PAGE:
The other day I was gazing at our painting of a herd of skunks by our friend Noel Linder. They are five in all, traipsing across a lawn single file. Despite their stinky reputation, skunks are kind of cute — until you annoy them. They may then spray you with a strong irritant from a gland under their tail. It’s an oily stuff made up of thiols, the same stuff the gas company puts in natural gas to make it smell.
It’s also an eye irritant that has been compared to tear gas. A lot of dogs know about this.
But let’s not be too tough on skunks. They usually spray as a last resort and would rather retreat than squirt. They’ll hiss, growl and click their teeth, stamp their feet and raise their tails before resorting to squirting.
Because they don’t usually feel threatened by other skunks, they seldom spray each other. The exception is when a male pesters a female a little too much. She may spray him just to get rid of him.
Every man should be happy that female humans have no such weapons.
I haven’t smelled skunk emissions often except when one ventures onto the highway at the wrong time and becomes smelly roadkill.
But I can recall it vividly from my childhood.
My uncle Elmer, just 12 years older than I, lived with his twin sister Ellen in my grandparents’ oil field lease house southwest of Teterville. That’s about 15 miles east of Cassoday, deep in the Flint Hills of Greenwood County.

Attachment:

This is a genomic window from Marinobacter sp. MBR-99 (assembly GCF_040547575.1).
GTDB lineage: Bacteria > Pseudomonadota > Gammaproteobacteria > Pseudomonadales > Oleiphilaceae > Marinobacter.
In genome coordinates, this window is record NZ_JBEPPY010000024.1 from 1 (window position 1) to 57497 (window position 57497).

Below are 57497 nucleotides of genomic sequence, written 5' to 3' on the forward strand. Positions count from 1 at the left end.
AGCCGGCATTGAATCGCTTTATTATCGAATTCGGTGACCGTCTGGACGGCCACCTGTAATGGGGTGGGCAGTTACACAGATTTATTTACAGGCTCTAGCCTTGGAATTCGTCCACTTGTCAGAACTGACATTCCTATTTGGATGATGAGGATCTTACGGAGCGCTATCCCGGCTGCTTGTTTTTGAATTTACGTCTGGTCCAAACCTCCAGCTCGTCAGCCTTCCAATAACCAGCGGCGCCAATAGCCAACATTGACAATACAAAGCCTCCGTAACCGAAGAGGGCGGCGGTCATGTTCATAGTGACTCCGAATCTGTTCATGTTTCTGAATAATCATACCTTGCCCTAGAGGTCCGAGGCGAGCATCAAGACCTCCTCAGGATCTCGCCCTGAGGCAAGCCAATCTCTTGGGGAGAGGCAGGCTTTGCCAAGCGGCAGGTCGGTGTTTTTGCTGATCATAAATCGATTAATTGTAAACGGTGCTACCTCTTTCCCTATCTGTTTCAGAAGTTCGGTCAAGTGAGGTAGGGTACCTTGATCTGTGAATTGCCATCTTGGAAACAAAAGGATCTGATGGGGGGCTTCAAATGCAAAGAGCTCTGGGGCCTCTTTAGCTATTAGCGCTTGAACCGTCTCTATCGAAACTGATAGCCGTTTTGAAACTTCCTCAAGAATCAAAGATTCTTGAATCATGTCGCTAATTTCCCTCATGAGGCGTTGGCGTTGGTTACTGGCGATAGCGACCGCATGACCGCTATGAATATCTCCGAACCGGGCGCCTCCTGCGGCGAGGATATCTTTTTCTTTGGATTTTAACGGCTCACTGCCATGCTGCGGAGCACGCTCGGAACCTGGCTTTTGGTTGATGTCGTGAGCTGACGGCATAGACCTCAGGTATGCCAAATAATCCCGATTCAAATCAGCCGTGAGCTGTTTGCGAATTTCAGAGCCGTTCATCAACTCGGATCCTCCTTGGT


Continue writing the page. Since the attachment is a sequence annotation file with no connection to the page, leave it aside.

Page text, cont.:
It was in the 1930s, the early days of the Great Depression. Elmer, a teenager at the time, had two sources of income: playing his fiddle at country dances, and trapping small animals and sellling their hides in Eureka, about 30 miles away.
Skunk pelts were in demand and brought good money for the time, so Elmer went after them. And one day he found a den with some little ones in it. My grandmother was watching. Always the prankster, Elmer took one baby skunk out, tied a string loosely around its neck and handed it to my grandmother. He knew that if she left enough slack in the line, the little guy would likely be in a position to spray her.
So, she walked around for at least a half hour berating her son and keeping the little skunk’s tail pointed away from her to avoid getting sprayed.
Elmer had to wait a long time for his dinner that day. The little skunk was untied and put back in the den, no worse for the long walk. Nevertheless, it bid us goodbye with a defiant squirt.
Contact Ted at Tblankenship218@gmail.com.